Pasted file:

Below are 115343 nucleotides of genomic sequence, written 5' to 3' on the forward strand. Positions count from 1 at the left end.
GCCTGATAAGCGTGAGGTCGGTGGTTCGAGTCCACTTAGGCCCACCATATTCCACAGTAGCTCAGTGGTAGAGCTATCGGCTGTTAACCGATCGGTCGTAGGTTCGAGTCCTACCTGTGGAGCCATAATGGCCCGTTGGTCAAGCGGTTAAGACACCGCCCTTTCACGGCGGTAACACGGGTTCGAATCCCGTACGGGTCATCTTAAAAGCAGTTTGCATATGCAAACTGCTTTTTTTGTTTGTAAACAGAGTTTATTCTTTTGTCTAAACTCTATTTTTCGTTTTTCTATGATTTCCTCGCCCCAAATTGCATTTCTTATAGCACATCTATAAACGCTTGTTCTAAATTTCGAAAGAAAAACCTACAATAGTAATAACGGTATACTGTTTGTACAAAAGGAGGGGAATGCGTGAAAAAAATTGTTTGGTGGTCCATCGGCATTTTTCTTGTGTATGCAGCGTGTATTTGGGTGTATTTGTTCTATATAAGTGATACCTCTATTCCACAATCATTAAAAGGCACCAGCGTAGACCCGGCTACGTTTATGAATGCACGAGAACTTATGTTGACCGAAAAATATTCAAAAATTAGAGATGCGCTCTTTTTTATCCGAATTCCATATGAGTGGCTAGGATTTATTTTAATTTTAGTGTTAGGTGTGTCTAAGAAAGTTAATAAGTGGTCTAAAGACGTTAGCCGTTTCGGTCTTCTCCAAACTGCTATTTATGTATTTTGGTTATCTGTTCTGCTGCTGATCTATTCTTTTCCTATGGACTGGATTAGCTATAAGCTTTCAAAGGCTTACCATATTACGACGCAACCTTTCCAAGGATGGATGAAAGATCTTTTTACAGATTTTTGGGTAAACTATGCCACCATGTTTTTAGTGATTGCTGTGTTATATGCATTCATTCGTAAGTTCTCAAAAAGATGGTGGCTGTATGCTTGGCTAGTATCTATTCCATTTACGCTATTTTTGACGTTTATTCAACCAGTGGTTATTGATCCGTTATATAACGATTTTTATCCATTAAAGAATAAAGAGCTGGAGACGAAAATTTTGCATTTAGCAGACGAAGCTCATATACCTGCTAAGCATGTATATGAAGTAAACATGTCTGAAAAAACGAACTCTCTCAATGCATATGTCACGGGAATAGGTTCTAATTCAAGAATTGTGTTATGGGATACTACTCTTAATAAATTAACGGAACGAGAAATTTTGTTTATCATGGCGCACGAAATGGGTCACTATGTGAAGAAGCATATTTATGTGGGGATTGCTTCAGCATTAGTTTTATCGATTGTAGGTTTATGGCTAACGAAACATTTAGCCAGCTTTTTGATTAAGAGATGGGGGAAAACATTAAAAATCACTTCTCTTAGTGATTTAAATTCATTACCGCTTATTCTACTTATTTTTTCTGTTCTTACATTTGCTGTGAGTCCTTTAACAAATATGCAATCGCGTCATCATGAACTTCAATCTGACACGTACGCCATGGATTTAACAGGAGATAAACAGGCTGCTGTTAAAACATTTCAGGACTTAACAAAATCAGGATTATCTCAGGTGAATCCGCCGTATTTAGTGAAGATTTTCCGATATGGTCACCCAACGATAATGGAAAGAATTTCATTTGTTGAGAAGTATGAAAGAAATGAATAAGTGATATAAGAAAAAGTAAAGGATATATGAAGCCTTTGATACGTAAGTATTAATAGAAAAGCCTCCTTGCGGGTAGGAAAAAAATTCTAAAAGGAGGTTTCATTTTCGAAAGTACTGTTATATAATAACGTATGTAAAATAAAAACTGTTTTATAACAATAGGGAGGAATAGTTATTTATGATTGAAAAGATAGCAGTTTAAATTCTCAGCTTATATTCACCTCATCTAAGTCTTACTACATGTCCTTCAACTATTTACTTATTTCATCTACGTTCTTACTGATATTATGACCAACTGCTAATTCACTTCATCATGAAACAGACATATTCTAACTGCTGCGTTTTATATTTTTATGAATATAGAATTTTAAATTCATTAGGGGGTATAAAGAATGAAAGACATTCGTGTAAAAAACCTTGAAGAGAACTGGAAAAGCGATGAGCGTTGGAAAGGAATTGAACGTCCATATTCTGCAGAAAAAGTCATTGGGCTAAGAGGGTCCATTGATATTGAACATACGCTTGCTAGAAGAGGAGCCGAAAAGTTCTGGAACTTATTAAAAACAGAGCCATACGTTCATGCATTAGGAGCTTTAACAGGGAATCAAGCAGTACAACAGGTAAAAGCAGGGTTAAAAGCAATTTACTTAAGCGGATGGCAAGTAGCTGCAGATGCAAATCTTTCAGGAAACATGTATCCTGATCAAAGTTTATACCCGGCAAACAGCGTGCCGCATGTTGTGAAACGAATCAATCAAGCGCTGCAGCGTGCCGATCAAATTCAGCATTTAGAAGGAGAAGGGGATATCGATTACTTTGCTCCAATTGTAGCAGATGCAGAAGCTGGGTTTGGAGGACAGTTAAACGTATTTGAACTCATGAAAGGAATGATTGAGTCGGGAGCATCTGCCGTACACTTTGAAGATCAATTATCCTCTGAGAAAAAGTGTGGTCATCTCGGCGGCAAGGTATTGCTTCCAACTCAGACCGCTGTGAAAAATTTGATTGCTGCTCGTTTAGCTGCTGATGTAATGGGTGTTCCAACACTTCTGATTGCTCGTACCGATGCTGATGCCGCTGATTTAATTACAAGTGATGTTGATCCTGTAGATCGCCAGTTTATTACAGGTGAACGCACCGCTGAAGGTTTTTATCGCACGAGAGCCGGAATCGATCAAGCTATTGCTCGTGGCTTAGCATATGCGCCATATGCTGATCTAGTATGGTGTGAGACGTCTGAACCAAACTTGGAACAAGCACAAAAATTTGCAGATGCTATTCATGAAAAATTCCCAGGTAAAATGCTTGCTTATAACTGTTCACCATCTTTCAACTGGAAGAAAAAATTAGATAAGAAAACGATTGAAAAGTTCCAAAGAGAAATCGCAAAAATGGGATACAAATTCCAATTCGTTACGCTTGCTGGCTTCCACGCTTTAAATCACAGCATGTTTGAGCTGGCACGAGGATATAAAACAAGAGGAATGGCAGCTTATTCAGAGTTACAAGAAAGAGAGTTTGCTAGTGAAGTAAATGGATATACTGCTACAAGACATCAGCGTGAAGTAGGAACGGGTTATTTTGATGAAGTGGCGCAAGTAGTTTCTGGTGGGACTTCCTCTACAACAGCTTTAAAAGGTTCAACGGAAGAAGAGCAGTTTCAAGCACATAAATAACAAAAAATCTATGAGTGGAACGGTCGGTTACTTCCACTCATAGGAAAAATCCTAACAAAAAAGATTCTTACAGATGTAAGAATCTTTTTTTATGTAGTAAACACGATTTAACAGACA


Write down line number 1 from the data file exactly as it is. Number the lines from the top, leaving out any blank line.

Below are 115343 nucleotides of genomic sequence, written 5' to 3' on the forward strand. Positions count from 1 at the left end.